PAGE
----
Is a Barbie doll swimsuit spread in Sports Illustrated too sexy for a toy?

Barbie dolls on a shelf in London. Image copyright Getty Images
Image caption Has sagging popularity forced Mattel to launch an in-your-face ad campaign for Barbie?

This year's edition of Sports Illustrated's swimsuit issue will feature a four-page pictorial of a Barbie doll when it hits newsstands next week.

Besides prompting a spate of jokes about the magazine known for young, scantily clad women using a 55-year-old model, it's also set off a round of now-familiar criticism about the unrealistic physical example the pencil-thin doll creates for girls.

"Our girls are only so young for such a very short time, and taking one of her toys and putting it alongside sexualized and dehumanized images of women to fall under the male gaze is wrong on so many levels," writes Eve Vawter in the blog Mommyish. "It's bad enough this toy is sexualized as much as it is, and by sticking her in with other women in a sexy photo spread we are making no doubt about it. Barbie is no longer just a doll. She is a sex doll."

Technically, the four-page spread in SI is sponsored content, as the toy company Mattel is paying the magazine for the privilege of being included in its pages. It's all part of a co-ordinated marketing campaign that features a limited-doll and a confrontational one-word tagline: "unapologetic".

The New York Times quotes a statement from Mattel:

"As a legend herself, and under constant criticism about her body and how she looks, posing in" the issue "gives Barbie and her fellow legends an opportunity to own who they are, celebrate what they have done and be #unapologetic.

Elizabeth S Mitchell in Mediabistro takes issue with the confrontational tone:

Trying to stick it to the critics by saying, basically, "yeah, our product has been promoting unrealistic standards of beauty for decades, we've made billions doing it, and we aren't going to apologize," is abrasive, and in our humble opinion, quite tone-deaf.

Slate's Amanda Marcotte agrees. "It's a bold move on Mattel's part to co-opt the debate that always rears up when the latest swimsuit issue comes out by vilifying the people who make the criticism before they even do," she writes.

She says that the Barbie controversy is really just "distracting from the bigger issue, which is the troubling question of why there is still a swimsuit issue, a relic of a time when women's sports were treated as a novelty, in the first place".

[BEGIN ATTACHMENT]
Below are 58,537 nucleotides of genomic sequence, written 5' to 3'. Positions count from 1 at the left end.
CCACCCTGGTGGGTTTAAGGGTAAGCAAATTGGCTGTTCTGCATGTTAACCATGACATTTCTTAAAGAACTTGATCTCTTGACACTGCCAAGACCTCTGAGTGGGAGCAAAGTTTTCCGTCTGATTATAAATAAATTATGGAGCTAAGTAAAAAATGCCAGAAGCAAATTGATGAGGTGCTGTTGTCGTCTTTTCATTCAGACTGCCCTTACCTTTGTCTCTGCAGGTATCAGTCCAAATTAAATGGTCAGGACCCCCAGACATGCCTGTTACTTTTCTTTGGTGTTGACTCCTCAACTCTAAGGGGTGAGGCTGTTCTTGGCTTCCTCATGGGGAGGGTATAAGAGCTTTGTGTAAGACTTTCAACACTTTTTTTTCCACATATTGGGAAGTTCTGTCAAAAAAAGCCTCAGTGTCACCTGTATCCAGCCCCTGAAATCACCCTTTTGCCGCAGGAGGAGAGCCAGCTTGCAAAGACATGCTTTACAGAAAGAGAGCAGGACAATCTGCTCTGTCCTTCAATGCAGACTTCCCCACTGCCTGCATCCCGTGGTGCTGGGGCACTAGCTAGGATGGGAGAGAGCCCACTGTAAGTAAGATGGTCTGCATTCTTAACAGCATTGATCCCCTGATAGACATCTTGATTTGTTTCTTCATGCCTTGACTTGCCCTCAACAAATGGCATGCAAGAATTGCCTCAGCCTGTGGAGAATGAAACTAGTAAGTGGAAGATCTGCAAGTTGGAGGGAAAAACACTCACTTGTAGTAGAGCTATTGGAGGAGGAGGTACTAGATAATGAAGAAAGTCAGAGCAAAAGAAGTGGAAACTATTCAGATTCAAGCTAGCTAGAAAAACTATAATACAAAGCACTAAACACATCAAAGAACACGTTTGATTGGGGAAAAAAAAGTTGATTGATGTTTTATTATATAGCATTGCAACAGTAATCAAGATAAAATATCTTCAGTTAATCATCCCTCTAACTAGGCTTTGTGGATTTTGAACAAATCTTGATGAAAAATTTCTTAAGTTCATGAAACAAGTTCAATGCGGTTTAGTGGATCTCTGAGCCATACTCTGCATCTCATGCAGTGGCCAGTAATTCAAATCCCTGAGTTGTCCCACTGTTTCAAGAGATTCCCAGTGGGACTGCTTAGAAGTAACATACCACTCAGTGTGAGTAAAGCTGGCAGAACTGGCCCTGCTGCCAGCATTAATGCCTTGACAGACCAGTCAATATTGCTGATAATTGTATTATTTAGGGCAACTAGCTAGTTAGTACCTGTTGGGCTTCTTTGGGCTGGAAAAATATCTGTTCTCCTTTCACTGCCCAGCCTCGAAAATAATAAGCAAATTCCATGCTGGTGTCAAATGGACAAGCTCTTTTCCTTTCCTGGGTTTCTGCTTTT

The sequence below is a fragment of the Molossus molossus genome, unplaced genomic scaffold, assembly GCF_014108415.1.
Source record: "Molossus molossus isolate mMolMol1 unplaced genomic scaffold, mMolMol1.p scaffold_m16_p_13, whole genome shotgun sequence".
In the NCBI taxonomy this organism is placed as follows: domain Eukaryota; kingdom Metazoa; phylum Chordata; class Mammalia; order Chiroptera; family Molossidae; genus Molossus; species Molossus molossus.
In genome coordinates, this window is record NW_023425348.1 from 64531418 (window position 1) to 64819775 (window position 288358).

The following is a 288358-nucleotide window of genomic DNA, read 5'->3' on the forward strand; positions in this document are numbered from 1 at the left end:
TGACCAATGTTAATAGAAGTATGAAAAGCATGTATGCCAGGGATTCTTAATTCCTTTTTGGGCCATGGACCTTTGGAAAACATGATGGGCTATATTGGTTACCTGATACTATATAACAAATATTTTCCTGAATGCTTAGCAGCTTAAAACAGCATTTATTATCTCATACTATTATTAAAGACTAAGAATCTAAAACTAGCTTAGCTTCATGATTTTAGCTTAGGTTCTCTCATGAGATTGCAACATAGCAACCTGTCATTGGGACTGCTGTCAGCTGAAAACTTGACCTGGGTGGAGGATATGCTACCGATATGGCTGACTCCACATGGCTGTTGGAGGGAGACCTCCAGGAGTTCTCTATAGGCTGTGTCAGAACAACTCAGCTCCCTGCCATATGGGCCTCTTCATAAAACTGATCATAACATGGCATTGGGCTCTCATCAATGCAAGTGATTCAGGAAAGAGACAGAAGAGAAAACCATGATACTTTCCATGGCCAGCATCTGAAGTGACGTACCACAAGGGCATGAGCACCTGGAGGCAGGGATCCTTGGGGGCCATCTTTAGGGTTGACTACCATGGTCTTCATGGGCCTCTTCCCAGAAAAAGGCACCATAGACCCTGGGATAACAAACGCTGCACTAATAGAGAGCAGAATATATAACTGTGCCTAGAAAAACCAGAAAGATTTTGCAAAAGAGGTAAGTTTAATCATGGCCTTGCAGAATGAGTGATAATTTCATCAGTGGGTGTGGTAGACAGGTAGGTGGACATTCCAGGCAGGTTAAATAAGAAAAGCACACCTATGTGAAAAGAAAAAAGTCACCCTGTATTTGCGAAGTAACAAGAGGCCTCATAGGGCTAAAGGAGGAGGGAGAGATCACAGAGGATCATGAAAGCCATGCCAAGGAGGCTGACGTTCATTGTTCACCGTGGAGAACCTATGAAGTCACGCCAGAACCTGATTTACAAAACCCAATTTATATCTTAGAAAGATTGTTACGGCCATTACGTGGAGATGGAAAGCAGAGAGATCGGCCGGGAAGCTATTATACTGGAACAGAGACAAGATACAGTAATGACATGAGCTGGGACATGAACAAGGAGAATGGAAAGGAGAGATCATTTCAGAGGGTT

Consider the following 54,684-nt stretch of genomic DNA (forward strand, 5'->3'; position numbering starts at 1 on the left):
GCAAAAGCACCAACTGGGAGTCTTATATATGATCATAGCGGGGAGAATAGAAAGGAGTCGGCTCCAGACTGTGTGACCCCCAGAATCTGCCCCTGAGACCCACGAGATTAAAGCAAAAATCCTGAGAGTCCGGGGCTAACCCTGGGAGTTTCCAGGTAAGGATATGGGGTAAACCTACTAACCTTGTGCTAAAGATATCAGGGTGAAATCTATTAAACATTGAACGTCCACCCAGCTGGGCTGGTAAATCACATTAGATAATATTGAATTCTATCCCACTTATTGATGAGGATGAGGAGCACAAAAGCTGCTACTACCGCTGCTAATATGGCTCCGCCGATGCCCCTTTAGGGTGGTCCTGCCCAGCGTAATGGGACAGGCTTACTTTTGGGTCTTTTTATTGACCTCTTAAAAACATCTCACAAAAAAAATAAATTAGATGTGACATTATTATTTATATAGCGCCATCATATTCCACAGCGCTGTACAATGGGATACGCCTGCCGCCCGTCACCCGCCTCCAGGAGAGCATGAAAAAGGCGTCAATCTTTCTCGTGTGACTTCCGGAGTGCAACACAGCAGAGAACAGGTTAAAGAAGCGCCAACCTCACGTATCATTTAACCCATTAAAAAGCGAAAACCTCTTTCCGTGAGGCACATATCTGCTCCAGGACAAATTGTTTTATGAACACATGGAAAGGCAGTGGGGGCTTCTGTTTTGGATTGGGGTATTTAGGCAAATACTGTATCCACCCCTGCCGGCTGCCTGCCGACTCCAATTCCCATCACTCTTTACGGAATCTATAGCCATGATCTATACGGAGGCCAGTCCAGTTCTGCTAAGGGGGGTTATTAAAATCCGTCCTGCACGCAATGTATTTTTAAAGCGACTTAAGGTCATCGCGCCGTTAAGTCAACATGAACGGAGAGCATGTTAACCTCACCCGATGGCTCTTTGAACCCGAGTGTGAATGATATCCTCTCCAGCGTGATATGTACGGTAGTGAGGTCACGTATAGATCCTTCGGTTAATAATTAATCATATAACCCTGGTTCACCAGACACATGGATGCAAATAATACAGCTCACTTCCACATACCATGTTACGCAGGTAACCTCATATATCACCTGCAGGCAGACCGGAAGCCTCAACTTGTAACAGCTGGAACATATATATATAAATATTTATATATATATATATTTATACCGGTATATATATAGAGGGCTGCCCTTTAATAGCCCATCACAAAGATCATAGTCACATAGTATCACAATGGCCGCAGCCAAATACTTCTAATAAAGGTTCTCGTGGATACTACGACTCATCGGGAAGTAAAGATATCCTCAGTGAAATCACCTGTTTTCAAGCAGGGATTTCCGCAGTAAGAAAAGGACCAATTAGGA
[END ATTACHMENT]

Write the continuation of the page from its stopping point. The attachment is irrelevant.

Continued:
Others think Barbie is getting a bad rap.

"Barbie is the doll that shaped the childhood of millions, including mine," writes 16-year-old fashion blogger Justina Sharp for the New York Times. "She shows little girls that they can do it all, even become an astronaut if they please, and do it all in sparkles. She calmly accepted the criticism thrown her way, and continued to be herself, a lesson in and of itself."

Time magazine's Charlotte Alter writes that "it's hard not to feel sorry for Barbie", who has been "ruthlessly attacked, snatched out of the hands of doting six-year-olds by politically correct parents and usurped by fishnet-clad hussies with none of her dignity and professionalism".

She thinks the emphasis should not be on the doll's unrealistic looks (a girl's self-esteem is much more dependent on her mother's attitudes, she says), but on her career accomplishments, such as a doctor, an astronaut and an Olympian.

"She represents beauty and materialism, sure, but she also represents mutability, imagination and professional possibilities," she writes. "If we took her work life half as seriously as we took her waist measurement, we could use Barbie as a way to talk to girls about the jobs they want, not the bodies they want. Barbie knows how to ask for a promotion, you can give her that."

In the end, as it often does, it probably all comes down to money. Barbie dolls aren't selling like they used to, with sales slumping 13% in the fourth quarter of 2013.

"The results will further fan fears that the company's iconic Barbie brand is fading," writes the Wall Street Journal's John Kell.

A new marketing campaign with an in-your-face-attitude may backfire, or all the free publicity could be just what the I Can Be Doctor Barbie ordered. Given the financial realities, it seems a risk Mattel was willing to take.